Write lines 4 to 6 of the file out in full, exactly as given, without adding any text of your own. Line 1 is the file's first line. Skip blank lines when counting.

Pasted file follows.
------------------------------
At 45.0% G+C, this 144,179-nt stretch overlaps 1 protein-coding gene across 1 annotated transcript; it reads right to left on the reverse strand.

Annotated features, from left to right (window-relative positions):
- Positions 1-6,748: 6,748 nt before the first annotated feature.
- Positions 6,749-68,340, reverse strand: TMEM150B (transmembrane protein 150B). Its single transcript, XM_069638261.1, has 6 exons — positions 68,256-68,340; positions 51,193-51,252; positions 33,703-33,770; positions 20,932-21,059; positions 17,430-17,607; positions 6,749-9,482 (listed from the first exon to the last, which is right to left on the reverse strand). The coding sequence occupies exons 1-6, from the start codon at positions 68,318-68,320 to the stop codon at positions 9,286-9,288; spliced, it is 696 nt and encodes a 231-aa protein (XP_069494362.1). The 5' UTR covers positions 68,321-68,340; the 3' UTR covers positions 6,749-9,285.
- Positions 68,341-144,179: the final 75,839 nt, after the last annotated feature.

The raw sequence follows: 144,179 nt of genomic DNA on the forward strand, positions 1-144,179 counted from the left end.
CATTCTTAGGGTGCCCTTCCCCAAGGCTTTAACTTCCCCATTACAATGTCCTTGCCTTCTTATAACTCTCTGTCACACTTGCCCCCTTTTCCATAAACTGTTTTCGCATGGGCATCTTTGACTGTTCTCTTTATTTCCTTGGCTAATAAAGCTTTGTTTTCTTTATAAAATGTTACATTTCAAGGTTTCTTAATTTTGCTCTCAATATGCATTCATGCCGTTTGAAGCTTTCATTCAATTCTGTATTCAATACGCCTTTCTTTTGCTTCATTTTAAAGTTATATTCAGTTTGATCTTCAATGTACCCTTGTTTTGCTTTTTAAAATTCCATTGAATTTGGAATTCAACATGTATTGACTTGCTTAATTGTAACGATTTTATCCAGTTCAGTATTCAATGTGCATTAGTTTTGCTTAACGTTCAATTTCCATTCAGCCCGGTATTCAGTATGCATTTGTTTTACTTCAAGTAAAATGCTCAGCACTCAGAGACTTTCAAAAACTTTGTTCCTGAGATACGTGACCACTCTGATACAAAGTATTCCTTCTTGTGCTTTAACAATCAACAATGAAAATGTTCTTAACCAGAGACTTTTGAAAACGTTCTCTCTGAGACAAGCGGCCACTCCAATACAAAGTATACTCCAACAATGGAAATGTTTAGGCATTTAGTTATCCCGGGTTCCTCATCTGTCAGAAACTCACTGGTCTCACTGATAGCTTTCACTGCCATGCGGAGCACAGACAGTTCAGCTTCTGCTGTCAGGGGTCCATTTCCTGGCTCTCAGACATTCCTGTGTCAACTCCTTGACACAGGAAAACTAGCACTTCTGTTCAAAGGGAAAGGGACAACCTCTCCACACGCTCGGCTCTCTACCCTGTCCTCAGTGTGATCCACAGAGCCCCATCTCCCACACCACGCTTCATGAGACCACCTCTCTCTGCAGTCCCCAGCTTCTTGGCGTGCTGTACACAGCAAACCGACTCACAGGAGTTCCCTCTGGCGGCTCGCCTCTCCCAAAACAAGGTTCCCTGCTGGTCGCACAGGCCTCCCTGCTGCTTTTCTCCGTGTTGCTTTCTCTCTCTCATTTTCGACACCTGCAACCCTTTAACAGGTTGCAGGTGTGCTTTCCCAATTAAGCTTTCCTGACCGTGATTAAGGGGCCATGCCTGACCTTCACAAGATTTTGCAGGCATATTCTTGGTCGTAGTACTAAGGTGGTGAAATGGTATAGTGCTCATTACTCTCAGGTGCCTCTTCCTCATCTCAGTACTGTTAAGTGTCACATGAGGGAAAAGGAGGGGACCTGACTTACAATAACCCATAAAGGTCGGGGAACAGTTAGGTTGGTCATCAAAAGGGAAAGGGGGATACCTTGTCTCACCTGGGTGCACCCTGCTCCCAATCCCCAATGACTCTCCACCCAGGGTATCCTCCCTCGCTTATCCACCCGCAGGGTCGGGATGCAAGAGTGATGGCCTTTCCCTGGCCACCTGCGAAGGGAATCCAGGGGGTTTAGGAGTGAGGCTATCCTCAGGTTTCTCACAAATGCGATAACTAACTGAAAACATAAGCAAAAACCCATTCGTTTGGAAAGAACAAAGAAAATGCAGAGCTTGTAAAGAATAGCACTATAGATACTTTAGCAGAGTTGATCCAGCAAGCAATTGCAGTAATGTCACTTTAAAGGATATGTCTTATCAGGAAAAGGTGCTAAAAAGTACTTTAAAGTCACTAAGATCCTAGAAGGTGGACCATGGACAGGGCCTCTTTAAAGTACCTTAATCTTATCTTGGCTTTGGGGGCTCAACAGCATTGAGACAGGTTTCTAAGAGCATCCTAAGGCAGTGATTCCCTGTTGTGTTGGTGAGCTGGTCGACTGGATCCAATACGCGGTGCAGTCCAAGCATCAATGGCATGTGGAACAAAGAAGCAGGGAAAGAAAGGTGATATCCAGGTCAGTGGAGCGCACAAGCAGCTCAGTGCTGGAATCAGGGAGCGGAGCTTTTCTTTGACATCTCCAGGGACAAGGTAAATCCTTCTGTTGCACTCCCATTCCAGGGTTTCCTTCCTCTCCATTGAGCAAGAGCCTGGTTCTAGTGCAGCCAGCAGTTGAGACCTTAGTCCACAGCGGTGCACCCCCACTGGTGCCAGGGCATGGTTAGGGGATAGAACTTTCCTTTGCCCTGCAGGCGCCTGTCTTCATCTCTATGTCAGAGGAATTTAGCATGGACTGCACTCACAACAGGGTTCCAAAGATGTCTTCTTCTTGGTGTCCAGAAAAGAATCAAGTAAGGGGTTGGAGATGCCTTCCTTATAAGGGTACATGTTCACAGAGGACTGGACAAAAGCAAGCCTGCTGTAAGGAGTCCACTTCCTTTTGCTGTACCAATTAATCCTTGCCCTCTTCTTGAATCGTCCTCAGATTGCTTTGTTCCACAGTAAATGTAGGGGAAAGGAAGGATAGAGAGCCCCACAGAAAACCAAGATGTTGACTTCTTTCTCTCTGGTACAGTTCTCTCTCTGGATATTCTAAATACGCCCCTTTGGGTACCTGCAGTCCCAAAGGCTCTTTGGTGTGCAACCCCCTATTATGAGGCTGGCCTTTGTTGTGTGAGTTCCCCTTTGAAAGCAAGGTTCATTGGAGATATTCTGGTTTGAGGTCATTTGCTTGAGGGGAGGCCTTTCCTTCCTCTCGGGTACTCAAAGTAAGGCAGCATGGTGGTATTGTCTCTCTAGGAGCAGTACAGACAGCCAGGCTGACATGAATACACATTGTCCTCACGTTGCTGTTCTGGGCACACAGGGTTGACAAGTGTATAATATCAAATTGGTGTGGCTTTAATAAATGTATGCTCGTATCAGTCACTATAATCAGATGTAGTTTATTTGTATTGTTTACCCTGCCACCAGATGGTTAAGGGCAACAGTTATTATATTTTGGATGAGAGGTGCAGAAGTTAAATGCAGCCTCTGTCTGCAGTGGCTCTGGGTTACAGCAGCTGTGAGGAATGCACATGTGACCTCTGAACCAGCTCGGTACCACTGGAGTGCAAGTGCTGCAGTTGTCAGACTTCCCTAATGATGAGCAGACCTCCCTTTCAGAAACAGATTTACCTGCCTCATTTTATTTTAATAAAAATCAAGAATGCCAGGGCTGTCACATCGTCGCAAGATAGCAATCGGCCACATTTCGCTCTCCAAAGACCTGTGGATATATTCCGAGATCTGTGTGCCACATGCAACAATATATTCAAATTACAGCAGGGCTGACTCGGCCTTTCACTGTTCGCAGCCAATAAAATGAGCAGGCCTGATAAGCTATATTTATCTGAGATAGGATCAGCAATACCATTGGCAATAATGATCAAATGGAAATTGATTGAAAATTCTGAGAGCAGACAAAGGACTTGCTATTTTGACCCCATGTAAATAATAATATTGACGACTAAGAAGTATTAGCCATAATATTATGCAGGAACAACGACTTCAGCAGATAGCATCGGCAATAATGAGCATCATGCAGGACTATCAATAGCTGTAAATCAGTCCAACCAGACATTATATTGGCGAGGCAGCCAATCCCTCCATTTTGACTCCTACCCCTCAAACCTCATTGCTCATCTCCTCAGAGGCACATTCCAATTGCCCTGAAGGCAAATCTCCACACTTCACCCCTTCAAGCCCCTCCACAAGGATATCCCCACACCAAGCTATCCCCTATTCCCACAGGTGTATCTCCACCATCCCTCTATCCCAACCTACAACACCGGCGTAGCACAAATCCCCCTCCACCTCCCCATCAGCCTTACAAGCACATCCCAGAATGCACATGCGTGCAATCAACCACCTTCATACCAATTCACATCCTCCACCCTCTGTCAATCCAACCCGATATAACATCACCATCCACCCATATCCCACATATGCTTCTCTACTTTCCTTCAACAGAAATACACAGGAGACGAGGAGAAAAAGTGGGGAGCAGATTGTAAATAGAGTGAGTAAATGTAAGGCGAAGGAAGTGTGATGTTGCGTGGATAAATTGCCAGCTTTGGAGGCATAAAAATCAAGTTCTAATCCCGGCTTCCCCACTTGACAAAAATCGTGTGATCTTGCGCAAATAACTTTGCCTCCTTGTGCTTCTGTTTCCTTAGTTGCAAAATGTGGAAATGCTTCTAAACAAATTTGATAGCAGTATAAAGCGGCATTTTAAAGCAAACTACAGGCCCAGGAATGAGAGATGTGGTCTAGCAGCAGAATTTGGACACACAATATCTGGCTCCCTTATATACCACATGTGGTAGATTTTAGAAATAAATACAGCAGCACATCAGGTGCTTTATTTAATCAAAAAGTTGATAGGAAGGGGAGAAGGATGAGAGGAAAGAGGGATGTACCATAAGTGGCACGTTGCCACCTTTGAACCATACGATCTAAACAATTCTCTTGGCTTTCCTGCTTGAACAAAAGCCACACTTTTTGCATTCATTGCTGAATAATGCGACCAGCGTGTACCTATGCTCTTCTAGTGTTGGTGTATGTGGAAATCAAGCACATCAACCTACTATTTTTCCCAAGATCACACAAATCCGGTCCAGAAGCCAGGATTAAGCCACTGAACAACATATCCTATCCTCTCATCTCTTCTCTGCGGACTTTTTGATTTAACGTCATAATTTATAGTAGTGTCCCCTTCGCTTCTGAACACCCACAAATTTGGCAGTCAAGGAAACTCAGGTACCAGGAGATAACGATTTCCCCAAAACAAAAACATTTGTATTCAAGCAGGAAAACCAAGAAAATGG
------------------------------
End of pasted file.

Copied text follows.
- Positions 6,749-68,340, reverse strand: TMEM150B (transmembrane protein 150B). Its single transcript, XM_069638261.1, has 6 exons — positions 68,256-68,340; positions 51,193-51,252; positions 33,703-33,770; positions 20,932-21,059; positions 17,430-17,607; positions 6,749-9,482 (listed from the first exon to the last, which is right to left on the reverse strand). The coding sequence occupies exons 1-6, from the start codon at positions 68,318-68,320 to the stop codon at positions 9,286-9,288; spliced, it is 696 nt and encodes a 231-aa protein (XP_069494362.1). The 5' UTR covers positions 68,321-68,340; the 3' UTR covers positions 6,749-9,285.
- Positions 68,341-144,179: the final 75,839 nt, after the last annotated feature.

The raw sequence follows: 144,179 nt of genomic DNA on the forward strand, positions 1-144,179 counted from the left end.